Future With ‘No Access to Abortion In The Entire South’ Likely, Mississippi Activists Warn at Rally

A group of abortion rights supporters march in Jackson, Mississippi
Abortion rights supporters marched in Jackson, Miss., on Saturday, Oct. 2, 2021. While speaking on a stage at the Smith-Wills Stadium, activists and organizers warned that almost all abortions could soon be outlawed in Mississippi and across the South if the U.S. Supreme Court considers overturns Roe v. Wade. Photo by Ashton Pittman

JACKSON, Miss.—Dozens of Mississippi abortion-rights supporters gathered in the capital city over the weekend to organize and warn others about the impending peril to Roe v. Wade, the 1973 U.S. Supreme Court ruling that found women have a constitional right to abortion care.

“I’m an abortion freedom fighter. And I’m not sure if you’re all aware of what’s going on in this country,” Michelle Colon told a crowd gathered at Jackson’s Smith-Wills Stadium. “Right now there’s a case at the Supreme Court that came from the white oppressive patriarchy … . They plan on overturning Roe v. Wade, which gave us the right to abortion.”

Colon founded SHERo Mississippi, which stands for “Sisters Helping Every Woman Rise and Organize.” She has worked to defend abortion rights in Mississippi since she was a teenager. Several years ago, she organized the Pink House Defenders, a group that helps protect workers, employees, and patients at the state’s only abortion clinic from the often loud, raucous anti-abortion protesters who line the sidewalks. 

Years earlier, Laurie Bertram Roberts, another Black abortion-rights leader in Mississippi, had organized a team of clinic “escorts” to help women avoid picketers as they made their way to the doors of the Jackson Women’s Health Organization.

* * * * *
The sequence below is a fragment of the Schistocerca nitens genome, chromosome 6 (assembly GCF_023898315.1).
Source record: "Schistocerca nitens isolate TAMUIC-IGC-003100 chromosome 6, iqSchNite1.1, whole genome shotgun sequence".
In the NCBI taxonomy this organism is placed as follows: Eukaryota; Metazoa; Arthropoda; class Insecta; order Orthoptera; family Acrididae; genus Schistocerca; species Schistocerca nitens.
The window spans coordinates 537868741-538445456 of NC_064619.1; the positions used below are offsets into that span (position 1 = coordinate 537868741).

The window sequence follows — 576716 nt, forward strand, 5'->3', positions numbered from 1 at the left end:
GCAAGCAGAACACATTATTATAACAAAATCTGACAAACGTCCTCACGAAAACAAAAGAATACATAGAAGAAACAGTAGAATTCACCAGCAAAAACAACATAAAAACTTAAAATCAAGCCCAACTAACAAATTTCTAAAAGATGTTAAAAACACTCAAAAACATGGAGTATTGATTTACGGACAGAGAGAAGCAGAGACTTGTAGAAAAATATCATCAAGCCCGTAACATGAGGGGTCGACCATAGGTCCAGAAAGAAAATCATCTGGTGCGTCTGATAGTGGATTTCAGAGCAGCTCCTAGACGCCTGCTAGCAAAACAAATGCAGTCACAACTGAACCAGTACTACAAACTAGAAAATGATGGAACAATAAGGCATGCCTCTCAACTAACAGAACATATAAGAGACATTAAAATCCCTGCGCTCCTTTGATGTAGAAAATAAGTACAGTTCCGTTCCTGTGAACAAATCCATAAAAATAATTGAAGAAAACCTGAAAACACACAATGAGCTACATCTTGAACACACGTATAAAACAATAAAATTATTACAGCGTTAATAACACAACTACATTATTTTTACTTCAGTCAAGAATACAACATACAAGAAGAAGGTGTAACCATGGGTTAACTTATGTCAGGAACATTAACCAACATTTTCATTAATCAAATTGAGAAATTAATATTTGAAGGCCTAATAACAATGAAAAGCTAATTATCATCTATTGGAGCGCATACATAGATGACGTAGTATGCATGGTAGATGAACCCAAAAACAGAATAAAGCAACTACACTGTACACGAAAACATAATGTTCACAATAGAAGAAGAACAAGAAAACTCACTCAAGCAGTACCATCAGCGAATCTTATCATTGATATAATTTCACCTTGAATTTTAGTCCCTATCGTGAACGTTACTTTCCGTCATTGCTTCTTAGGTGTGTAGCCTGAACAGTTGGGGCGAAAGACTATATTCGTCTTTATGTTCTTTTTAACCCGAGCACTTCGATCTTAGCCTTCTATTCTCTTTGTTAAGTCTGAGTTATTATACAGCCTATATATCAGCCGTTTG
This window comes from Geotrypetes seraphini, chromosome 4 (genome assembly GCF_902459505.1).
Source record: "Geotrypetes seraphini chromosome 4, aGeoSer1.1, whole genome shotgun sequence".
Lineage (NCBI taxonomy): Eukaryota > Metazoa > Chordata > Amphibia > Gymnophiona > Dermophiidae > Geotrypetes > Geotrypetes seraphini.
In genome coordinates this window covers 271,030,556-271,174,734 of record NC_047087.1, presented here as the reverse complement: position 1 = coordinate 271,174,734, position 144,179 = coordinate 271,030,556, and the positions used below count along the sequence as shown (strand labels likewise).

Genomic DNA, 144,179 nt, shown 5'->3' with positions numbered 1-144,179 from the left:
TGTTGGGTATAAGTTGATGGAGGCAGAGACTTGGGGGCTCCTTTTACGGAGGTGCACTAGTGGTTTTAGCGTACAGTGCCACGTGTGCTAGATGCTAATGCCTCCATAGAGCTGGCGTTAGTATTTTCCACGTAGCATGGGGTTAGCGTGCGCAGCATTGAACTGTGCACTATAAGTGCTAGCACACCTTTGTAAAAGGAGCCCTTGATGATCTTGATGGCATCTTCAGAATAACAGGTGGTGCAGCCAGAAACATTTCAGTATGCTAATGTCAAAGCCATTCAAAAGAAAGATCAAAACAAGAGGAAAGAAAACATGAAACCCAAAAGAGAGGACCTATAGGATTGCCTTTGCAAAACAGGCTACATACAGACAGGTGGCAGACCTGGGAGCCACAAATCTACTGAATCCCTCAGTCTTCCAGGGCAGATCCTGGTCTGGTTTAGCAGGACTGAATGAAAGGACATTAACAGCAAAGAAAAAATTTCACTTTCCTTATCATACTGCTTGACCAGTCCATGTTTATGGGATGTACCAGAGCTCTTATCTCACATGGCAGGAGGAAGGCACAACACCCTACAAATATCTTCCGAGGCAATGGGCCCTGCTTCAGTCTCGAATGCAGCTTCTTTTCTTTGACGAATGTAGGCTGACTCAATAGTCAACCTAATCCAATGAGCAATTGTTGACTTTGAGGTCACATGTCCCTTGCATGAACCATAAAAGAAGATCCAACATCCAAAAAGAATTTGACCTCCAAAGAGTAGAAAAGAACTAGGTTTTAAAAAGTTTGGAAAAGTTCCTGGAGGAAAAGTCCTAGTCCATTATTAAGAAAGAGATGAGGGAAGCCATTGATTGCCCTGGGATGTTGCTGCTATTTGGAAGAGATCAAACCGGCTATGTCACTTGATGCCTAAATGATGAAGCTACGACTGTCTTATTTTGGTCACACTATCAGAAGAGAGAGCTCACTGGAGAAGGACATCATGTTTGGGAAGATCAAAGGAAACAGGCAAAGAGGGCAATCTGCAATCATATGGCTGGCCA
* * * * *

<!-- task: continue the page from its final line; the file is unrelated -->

That clinic is at the center of Dobbs v. Jackson Women’s Health Organization, a federal lawsuit challenging Mississippi’s 15-week abortion ban that the U.S. Supreme Court will hear on Dec. 1. 

‘The Chance to Really Redirect Their Lives’

In a July legal brief, Mississippi Attorney General Lynn Fitch asked the court not just to uphold the state’s abortion restrictions, but to overturn Roe v. Wade entirely.

“Think about this: the lives that will be touched, the babies that will be saved, the mothers that will get the chance to really redirect their lives,” Fitch told EWTN Pro-Life Weekly host Cartherine Hadro on Sept. 24 while discussing her effort to get Roe v. Wade overturned. “And they have all these opportunities that they didn’t have 50 years ago. … You have the option in life to really achieve your dream and goals, and you can have those beautiful children as well.”

“If this law is upheld by the Supreme Court, there will be no access to abortion in the entire South with the exception of Florida,” said SHERo Mississippi organizer Michelle Colon. Photo by Ashton Pittman

At the abortion-rights rally on Saturday, though, organizers and activists described abortion as not just an issue of “choice,” but one of “justice.”

“Now, I know some people are cringing when I say that word, but I’m going to say it again: abortion, abortion, abortion,” Colon told those gathered at Saturday’s rally, which took place in conjunction with Capital Pride festivities. “If this law is upheld by the Supreme Court, there will be no access to abortion in the entire South with the exception of Florida. People in Mississippi will have to travel to Illinois, Kansas or Florida.”

Mississippi’s Anti-Abortion Trigger Laws

Like many other conservative states, Mississippi has a trigger law on the books that would immediately ban most abortions, including ones earlier than 15 weeks, in the event of Roe v. Wade’s demise. After lawmakers passed the 15-week abortion ban in 2018, they came back again in 2019 and passed an even more restrictive law, banning abortions after a fetal heartbeat becomes detectable, which typically happens around six weeks gestation. 

That law remains in limbo after lower courts blocked it from taking effect, saying they were bound by the U.S. Supreme Court’s Roe v. Wade precedent.

 

Jackson Women's Health Organization